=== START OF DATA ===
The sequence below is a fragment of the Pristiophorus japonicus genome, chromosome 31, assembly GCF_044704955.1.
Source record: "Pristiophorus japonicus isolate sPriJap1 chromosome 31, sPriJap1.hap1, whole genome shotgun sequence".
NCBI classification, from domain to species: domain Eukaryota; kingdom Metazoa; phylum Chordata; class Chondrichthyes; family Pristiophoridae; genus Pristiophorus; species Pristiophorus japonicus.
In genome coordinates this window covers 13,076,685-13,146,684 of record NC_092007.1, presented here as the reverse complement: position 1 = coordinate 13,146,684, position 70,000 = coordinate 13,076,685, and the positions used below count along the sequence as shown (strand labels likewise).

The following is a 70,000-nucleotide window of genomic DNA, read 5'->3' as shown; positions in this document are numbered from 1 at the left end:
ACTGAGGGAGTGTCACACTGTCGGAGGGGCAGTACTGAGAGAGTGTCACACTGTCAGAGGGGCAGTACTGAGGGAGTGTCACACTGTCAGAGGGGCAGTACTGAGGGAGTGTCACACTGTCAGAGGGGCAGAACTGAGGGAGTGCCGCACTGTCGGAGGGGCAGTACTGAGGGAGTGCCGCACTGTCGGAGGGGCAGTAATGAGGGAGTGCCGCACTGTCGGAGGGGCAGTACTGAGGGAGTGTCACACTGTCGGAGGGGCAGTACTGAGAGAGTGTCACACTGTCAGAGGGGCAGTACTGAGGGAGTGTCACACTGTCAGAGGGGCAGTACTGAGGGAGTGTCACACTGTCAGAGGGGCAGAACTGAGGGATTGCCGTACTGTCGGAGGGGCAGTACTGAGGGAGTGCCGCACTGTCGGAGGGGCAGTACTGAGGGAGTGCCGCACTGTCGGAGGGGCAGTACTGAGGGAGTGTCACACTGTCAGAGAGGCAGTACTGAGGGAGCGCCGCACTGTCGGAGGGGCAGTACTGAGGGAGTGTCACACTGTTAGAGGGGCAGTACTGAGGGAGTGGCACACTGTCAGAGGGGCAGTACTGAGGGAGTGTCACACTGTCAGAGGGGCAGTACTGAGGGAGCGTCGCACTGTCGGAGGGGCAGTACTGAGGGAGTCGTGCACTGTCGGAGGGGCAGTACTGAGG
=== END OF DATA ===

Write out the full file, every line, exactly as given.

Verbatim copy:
The sequence below is a fragment of the Pristiophorus japonicus genome, chromosome 31, assembly GCF_044704955.1.
Source record: "Pristiophorus japonicus isolate sPriJap1 chromosome 31, sPriJap1.hap1, whole genome shotgun sequence".
NCBI classification, from domain to species: domain Eukaryota; kingdom Metazoa; phylum Chordata; class Chondrichthyes; family Pristiophoridae; genus Pristiophorus; species Pristiophorus japonicus.
In genome coordinates this window covers 13,076,685-13,146,684 of record NC_092007.1, presented here as the reverse complement: position 1 = coordinate 13,146,684, position 70,000 = coordinate 13,076,685, and the positions used below count along the sequence as shown (strand labels likewise).

The following is a 70,000-nucleotide window of genomic DNA, read 5'->3' as shown; positions in this document are numbered from 1 at the left end:
ACTGAGGGAGTGTCACACTGTCGGAGGGGCAGTACTGAGAGAGTGTCACACTGTCAGAGGGGCAGTACTGAGGGAGTGTCACACTGTCAGAGGGGCAGTACTGAGGGAGTGTCACACTGTCAGAGGGGCAGAACTGAGGGAGTGCCGCACTGTCGGAGGGGCAGTACTGAGGGAGTGCCGCACTGTCGGAGGGGCAGTAATGAGGGAGTGCCGCACTGTCGGAGGGGCAGTACTGAGGGAGTGTCACACTGTCGGAGGGGCAGTACTGAGAGAGTGTCACACTGTCAGAGGGGCAGTACTGAGGGAGTGTCACACTGTCAGAGGGGCAGTACTGAGGGAGTGTCACACTGTCAGAGGGGCAGAACTGAGGGATTGCCGTACTGTCGGAGGGGCAGTACTGAGGGAGTGCCGCACTGTCGGAGGGGCAGTACTGAGGGAGTGCCGCACTGTCGGAGGGGCAGTACTGAGGGAGTGTCACACTGTCAGAGAGGCAGTACTGAGGGAGCGCCGCACTGTCGGAGGGGCAGTACTGAGGGAGTGTCACACTGTTAGAGGGGCAGTACTGAGGGAGTGGCACACTGTCAGAGGGGCAGTACTGAGGGAGTGTCACACTGTCAGAGGGGCAGTACTGAGGGAGCGTCGCACTGTCGGAGGGGCAGTACTGAGGGAGTCGTGCACTGTCGGAGGGGCAGTACTGAGG